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Massive Three Alarm Fire Guts 9000 Square Foot Heights Home, two bodies found

Posted: 01-03-11Category:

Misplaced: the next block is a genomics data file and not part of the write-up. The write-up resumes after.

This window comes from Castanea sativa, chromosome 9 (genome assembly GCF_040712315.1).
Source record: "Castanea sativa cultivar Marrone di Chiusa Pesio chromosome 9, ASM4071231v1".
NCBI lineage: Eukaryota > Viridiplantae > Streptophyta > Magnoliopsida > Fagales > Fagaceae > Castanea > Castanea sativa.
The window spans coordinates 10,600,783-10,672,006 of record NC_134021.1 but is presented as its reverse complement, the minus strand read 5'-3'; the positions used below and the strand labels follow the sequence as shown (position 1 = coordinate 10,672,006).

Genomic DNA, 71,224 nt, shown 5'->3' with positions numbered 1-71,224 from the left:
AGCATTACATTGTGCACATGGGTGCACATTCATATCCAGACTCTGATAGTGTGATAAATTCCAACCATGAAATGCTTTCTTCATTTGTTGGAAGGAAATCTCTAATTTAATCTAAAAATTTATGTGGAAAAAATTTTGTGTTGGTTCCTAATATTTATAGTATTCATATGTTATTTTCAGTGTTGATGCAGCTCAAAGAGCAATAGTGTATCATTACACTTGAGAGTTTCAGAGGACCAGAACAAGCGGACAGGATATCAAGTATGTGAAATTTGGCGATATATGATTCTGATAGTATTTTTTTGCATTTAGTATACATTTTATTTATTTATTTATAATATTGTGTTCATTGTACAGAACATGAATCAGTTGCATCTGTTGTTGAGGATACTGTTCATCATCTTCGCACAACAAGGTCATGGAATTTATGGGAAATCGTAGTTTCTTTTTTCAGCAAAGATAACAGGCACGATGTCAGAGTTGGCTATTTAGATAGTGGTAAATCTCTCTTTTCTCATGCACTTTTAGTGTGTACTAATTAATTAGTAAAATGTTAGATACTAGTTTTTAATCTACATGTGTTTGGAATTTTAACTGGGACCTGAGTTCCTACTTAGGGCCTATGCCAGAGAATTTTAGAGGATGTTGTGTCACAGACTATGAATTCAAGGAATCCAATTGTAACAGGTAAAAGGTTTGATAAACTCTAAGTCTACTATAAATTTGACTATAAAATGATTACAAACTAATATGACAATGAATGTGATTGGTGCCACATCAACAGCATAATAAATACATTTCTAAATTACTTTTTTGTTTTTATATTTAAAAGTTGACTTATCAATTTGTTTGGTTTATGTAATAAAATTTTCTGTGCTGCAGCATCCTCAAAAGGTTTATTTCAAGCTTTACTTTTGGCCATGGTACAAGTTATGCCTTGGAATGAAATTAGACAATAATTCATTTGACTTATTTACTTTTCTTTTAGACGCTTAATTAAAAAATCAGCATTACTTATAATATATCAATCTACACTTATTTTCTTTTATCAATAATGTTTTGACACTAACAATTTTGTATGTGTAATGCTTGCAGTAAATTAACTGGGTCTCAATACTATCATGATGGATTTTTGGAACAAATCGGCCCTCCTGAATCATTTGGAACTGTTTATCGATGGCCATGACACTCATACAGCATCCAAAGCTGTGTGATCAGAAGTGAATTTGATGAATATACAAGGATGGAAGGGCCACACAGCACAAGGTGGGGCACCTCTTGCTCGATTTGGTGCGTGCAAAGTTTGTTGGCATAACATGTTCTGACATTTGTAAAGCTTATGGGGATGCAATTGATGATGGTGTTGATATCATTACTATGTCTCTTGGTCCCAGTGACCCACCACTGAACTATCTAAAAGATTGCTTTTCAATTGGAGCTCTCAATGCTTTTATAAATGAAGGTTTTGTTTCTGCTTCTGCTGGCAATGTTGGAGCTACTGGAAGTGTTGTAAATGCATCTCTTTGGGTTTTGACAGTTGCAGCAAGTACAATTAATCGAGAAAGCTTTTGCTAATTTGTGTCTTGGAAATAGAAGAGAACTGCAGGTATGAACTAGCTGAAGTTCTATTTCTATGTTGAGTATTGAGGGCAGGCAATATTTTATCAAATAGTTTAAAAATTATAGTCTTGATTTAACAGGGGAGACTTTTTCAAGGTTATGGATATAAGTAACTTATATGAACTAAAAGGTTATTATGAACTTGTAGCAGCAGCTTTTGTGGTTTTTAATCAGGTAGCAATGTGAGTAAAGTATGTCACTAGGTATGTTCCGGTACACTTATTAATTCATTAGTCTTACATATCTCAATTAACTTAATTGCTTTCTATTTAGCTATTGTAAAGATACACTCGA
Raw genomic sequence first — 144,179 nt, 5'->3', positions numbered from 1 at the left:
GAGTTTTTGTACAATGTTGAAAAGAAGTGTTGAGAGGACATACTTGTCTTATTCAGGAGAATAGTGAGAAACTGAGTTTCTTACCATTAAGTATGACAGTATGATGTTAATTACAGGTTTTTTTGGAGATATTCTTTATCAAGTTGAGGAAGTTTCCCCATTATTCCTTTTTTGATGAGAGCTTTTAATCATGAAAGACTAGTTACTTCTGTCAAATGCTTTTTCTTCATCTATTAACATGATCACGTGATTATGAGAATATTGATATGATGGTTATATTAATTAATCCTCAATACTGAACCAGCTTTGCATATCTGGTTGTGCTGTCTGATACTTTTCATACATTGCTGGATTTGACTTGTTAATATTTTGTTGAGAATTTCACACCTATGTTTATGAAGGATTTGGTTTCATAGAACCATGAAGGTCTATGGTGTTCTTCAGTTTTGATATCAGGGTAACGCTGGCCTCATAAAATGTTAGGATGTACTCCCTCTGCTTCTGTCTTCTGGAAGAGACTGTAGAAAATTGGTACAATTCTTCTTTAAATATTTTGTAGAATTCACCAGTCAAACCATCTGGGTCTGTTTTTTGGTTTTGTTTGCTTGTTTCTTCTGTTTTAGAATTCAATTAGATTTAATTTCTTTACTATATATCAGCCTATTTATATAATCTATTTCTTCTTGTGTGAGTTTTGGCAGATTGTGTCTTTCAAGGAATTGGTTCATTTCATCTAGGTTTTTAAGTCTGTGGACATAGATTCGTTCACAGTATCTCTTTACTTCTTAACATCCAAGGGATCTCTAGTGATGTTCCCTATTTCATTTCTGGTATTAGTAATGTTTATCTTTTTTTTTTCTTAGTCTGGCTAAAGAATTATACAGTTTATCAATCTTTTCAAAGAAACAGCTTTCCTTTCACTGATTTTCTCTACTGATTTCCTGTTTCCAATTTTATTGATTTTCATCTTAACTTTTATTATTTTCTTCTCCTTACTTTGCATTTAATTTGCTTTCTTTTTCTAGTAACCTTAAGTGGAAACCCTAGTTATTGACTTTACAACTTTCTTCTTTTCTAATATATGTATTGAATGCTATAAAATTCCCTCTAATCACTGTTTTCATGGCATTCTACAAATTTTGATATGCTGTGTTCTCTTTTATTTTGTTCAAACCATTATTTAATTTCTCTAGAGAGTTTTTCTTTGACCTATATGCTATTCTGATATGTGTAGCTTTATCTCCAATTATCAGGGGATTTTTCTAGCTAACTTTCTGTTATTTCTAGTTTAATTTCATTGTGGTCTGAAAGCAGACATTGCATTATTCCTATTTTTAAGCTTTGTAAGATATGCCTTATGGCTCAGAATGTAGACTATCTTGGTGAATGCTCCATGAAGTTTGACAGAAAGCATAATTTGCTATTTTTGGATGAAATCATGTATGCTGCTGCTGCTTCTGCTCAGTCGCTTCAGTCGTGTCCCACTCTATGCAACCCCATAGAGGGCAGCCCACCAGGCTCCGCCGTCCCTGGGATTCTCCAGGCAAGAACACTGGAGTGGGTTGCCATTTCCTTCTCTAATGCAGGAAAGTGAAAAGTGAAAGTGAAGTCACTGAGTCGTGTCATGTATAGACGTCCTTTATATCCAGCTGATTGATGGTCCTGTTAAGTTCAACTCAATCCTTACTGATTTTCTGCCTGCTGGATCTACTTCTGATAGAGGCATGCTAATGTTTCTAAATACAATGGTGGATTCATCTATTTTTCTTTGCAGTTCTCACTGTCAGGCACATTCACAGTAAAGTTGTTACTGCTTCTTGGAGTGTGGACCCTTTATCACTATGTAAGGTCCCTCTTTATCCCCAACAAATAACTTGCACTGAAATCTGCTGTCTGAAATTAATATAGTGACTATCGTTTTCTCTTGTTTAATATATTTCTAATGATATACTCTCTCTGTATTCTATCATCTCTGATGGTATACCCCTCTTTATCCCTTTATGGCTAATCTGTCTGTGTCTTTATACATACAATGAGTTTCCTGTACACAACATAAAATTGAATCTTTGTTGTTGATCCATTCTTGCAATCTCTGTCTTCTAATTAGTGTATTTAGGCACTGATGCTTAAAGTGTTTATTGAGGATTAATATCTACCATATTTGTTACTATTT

SECOND UPDATE: A second victim's body was found in the rubble of the Heights home fire and was identified as that of the homeowner's caretaker, Houston firefighters said. The remains of Mary Elizabeth "Lisa" Sanders, 57, were found around 11:30 a.m. in the rubble of the $2 million residence in the Heights that burned in a three-alarm fire early Monday. The first victim’s body was found amid the ashes and rubble Monday afternoon and has not yet been officially identified. The cause of the fire also has not been determined, HFD officials said today. The palatial home, at 1135 Heights Blvd. near 11th Street, belonged to Evelyn "Patti" Worthington, 68, a disabled woman who suffered from an advanced form of multiple sclerosis, used a wheelchair and required 24-hour care. She had the home built three years ago and frequently opened it to the neighborhood during the Heights Holiday Home Tour during the Christmas holidays. Sanders, identified by her husband, was staying at the residence and likely was sleeping in a separate bedroom upstairs, friends said. Sanders, who had worked for Worthington for six years, was a mother of three daughters and a grandmother of 12. A Harris County Institute of Forensic Sciences van was to collect Sanders' body. The three-alarm fire erupted shortly before 4 a.m. Monday and was so intense that it took 250 firefighters almost two hours to extinguish it. The inferno caused the home a two-story, 10,000-square-foot replica of an 1897 Queen Anne Victorian in Virginia to collapse. Worthington’s primary caretakers, Donn and Rita Burch, were not at the home at the time of the fire, but their son, Rhett Burch, 28, who was sleeping in a guest house behind the main residence, tried to rescue Worthington from the inferno and was driven back by thick black smoke billowing from the home, his father said. Update: One person’s body has been recovered and another is still missing after a three-alarm fire early this morning demolished a $2 million Victorian style residence often featured on The Heights’ holiday home tour. Evelyn "Patti" Worthington, 68, who owned the grand home at 1135 Heights Blvd., and another woman a caretaker in her 50s whose name has not been released have been missing all day, friends and family members said. It is not known which of the women’s bodies was recovered this afternoon on the north side of the residence. The cause of the blaze a fire so intense that it required 250 firefighters to subdue remains undetermined. Worthington’s ex-husband, David Worthington, 69, of Naples, Fla., said he expected Houston firefighters would find his former wife’s body inside the charred rubble of her home, noting it is unlikely she would be out of town. "My wife never traveled without assistance, so it’s highly unlikely that she would be on a trip to Santa Fe or something. It’s not within the realm of reality at all," David Worthington said today. "So I assume that they will uncover her remains in the process they’re going through right now." Patti Worthington suffered from an advanced stage of multiple sclerosis and used a wheelchair, friends said. She required 24-hour care. Worthington, a mother of two and a grandmother of six, frequently opened her home to the neighborhood and enjoyed showing her extensive collection of antique dolls, some of which dated back to the 1500s. David Worthington said he will be meeting their two daughters, who are flying from out of state to the Houston area tonight, as Houston Fire Department crews continue their search and recovery efforts. Donn Burch of Kingwood, a close friend of Patti Worthington’s, wept as he recalled the devastation he witnessed at her home today. His wife, Rita Burch, is Worthington’s primary caretaker, but was not at the home when the fire occurred since another caretaker was filling in, he said. "Patti loved my kids so much and was my wife’s best friend and, of course, mine too," he said, choking emotionally on his words. "She was just a great lady. (For her) to have to go that way was extremely horrifying to all of us." The fire broke out around 4 a.m. as the Burches’ son, Rhett Burch, 28, was sleeping in an attached apartment behind the main residence. A taxicab driver passing by saw the home being consumed by flames and rang the bell at the residence’s gate, which woke up Rhett Burch. By then the flames were so fierce and bright that Rhett Burch thought it was daylight when he opened his eyes, his father said. Rhett Burch then ran to the main house and tried to kick in an exterior door leading directly into Patti Worthington’s bedroom, his father said. When the younger man got the door open, he couldn’t see anything inside because of the thick black smoke. Firefighters then arrived and told Rhett Burch to get back for his own safety for fear the roof would collapse on him. Fire crews were unable to rush into the house due to the severity of the blaze. Donn and Rita Burch rushed from their home in Kingwood to Worthington’s home after their son called them at 4 a.m. and sobbed when they saw the severity of the blaze. "I just started crying," Donn Burch recalled emotionally. "I guess there’s something that just triggers inside of you that tells you to be strong for your family, and I was until I turned that corner. It was unbelievably traumatic. "We just had no idea to what extent (the fire was). We thought maybe it was just a fireplace fire that got serious on the inside. And by the time we got there, the whole thing had collapsed," he said. Worthington’s illness had progressed to a stage that she could no longer move herself from her wheelchair she had to be lifted into a vehicle and into her bathtub, Burch said. He said she "absolutely" would not have been able to move herself from her bed into her wheelchair when the fire erupted. The caretaker usually slept in an upstairs bedroom at the residence, he said. Worthington was originally from Blacksburg, Va., the home of Virginia Tech University, her former husband said. She first came to Houston in 1968, then lived in New Orleans from 1972 until 1980, he said. She then returned to the Houston area in 1980, although she spent most of the following years living in Kingwood. Harris County Appraisal District records show she purchased lot on which the treasured home stands in November 2005. It took two years to build the home, and Worthington moved in three years ago, Burch said. "She was highly interested in collecting antique dolls that was her main passion," David Worthington said of his former wife. "She had for the longest time a very exquisite collection of antique dolls from primarily the European Carriage Class Dolls, as they’re called. That passion was almost to the exclusion of many other things." Firefighters are still searching through the charred rubble of the home today. Fire officials said the fast-moving flames razed the house and gutted the garage apartment, which collapsed. HFD spokesman Pat Trahan said said reports about an explosion at the home are not verified. One firefighter was slightly injured with burns on his foot and leg. He was taken to Memorial Hermann and is in good condition. According to a holiday homes-tour brochure from 2008: "The Worthington Home at 1135 Heights Boulevard is a newly constructed, 10,000-square-foot replica of an 1897 Queen Anne Victorian in Virginia. The residence features an extensive front porch, antique fireplace, custom stained glass windows, and two copper-capped turrets." Marc Frazier, who lives with his girlfriend in a home behind the house, said he saw burning ash floating past his home as he looked out the windows. "I woke up and saw the flames. They were massive," Frazier said. Frazier and his girlfriend got out of the house because the flames and smoke were so intense. Stasi Ogier, a Heights resient, said she often enjoyed going to the home when it was open to public on a Heights home tour. She says it’s beautiful and ornate inside. It’s going to be a loss to the neighborhood not to have the home, Ogier said. ORIGINAL POST: Houston is getting off to a terrible start for 2011 fire losses. Last night over 100 firefighters fought a huge 3 alarm blaze at 1135 Heights Blvd in Houston as a 9000 Square foot home went up in flames. Dale Lezon of the Houston Chronicle reports that firefighters are searching through the charred rubble of a Heights home this morning in hopes they won't find an elderly wheelchair-bound woman who's unaccounted for. More than 100 firefighters battled the 3-alarm blaze that broke out around 4 a.m. at 1135 Heights Boulevard. The fire was tapped out about 5:15 a.m., but firefighters aren't sure if the woman who owned the house was home. A man who lived in the garage apartment behind the house apparently woke up, saw the flames and tried to get into the main house to see if anyone was inside, but the intense flames forced him back. The two-story house on Heights Boulevard near 11th Street was built just a few years ago, neighbors said. It was over 9,000 square feet and appraised at $2 million, according to tax records. Fire officials said the fast-moving flames razed the house and gutted the garage apartment, which collapsed. A firefighter sprained his ankle battling the flames but no other injuries were reported. The injured firefighter was not seriously hurt. Firefighters called for extra equipment and personnel to protect structures nearby from the flames. Investigators have not been able to determine what caused the blaze